The fee he initially agreed to pay was $195,000 and the fee he eventually paid was $285,000; importantly, the client was happy with the final bill and the amount of work involved never changed. This massive increase in fees was all incremental margin; it required no additional credibility or man hours. The first technique I used was moving my fee model to a more profitable position on the “Premium Curve,” which is driven by two dimensions of project pricing:

Basis— The basis on which you determine fees. This is an internally-focused dimension that has nothing to do with whether you quote a fixed fee or tell the client your day rates.

Timing— The timing of the final fee. In some cases the client knows the final fee before the project commences; that’s a fixed fee. Whereas, if the client’s final bill is determined after the project is completed, that’s a variable fee.

The premium curve advances around the grid from Variable Time and Materials to Variable Value Based, with the optimal contract combining fixed and variable components determined on a value basis.

The project for the energy management firm would have been around $120,000 using a fixed-fee time & materials contract. Based on the time the consulting team actually needed to complete the engagement, a variable time & materials approach would have yielded closer to $95,000.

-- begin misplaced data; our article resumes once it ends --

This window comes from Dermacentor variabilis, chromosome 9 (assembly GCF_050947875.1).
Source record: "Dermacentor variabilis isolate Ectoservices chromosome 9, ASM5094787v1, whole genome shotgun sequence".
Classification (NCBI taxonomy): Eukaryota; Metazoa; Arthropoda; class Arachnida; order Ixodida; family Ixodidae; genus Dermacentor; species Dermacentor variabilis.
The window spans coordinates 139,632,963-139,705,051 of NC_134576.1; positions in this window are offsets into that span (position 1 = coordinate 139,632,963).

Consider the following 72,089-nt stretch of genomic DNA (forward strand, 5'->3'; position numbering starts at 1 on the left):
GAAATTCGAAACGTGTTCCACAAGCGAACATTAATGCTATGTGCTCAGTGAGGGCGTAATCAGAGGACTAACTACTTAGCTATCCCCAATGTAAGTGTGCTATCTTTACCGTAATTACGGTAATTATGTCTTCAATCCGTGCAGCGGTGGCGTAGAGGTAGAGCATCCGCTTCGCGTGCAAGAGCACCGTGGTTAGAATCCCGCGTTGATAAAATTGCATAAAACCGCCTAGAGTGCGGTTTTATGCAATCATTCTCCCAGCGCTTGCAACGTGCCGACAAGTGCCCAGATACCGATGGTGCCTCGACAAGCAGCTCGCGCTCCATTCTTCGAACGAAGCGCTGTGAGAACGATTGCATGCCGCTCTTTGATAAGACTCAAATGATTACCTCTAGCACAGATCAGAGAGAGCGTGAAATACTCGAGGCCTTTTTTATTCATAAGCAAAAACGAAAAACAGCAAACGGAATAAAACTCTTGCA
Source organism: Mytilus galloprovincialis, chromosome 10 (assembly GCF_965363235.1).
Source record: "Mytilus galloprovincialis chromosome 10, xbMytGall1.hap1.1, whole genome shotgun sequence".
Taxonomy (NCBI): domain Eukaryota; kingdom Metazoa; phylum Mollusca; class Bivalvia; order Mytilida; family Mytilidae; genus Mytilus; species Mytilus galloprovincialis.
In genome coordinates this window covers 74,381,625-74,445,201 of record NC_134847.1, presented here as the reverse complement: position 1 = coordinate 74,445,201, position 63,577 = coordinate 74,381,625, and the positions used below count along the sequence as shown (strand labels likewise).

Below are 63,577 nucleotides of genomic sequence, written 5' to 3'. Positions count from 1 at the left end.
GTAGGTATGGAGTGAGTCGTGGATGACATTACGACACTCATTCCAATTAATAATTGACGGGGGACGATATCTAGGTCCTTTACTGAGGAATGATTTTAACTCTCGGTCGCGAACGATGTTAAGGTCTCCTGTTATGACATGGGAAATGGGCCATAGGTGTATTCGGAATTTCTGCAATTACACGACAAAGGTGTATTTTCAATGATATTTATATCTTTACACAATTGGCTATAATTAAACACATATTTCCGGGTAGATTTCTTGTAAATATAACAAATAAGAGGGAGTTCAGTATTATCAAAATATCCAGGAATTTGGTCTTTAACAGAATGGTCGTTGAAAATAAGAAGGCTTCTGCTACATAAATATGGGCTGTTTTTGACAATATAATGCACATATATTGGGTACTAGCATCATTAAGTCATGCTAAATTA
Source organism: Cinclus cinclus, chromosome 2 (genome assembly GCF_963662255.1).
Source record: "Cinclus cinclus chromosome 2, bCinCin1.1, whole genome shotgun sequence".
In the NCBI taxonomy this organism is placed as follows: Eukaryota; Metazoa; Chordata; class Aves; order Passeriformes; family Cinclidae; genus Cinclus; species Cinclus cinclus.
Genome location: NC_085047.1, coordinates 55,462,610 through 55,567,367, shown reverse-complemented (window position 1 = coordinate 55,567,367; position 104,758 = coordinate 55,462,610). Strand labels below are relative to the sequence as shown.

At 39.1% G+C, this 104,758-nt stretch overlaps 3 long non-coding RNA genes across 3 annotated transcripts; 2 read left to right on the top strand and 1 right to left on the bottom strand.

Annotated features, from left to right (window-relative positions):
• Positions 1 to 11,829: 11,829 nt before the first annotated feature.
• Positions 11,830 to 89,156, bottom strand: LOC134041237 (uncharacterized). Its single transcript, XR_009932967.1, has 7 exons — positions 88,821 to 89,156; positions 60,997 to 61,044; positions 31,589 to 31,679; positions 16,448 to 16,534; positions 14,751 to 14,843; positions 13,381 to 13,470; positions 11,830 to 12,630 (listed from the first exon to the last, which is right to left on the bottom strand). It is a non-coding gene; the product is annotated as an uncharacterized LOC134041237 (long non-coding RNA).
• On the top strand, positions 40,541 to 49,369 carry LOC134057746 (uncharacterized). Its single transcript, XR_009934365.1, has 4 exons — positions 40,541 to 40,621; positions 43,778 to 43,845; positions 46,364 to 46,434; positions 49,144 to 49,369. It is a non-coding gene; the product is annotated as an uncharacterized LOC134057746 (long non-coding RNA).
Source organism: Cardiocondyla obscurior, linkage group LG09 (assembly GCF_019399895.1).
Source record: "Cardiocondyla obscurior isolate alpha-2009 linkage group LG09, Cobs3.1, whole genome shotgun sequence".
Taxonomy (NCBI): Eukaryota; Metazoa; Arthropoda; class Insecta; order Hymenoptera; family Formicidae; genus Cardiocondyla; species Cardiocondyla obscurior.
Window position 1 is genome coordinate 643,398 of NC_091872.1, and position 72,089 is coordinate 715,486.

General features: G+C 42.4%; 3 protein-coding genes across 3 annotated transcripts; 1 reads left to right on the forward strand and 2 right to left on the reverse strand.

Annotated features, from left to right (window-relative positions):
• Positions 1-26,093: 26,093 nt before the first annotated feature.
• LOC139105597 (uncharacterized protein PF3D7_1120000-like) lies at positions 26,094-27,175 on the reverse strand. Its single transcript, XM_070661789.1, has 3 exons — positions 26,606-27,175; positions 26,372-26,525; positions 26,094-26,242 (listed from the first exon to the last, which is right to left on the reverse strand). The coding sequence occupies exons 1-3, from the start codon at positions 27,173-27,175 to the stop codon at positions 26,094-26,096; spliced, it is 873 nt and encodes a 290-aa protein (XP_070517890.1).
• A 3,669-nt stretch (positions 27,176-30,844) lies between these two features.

However, since I referenced the client’s benefit as the basis for fees, they agreed that $195,000 was a very fair, fixed price for the contract. Ultimately, I introduced a variable component based on the outcome (not the amount of work) that raised the final tally to $285,000. The client’s ROI on the total bill was outstanding and he was a happy camper.

David A. Fields, Founder and Managing Director of the Ascendant Consortium, will highlight several key fundamental ways to increase revenues in his presentation: “Same Rain, Bigger Drops: Breakthroughs to Winning Better Projects” at the Consulting Summit in New York on Oct 24. For information about the Consulting Summit visit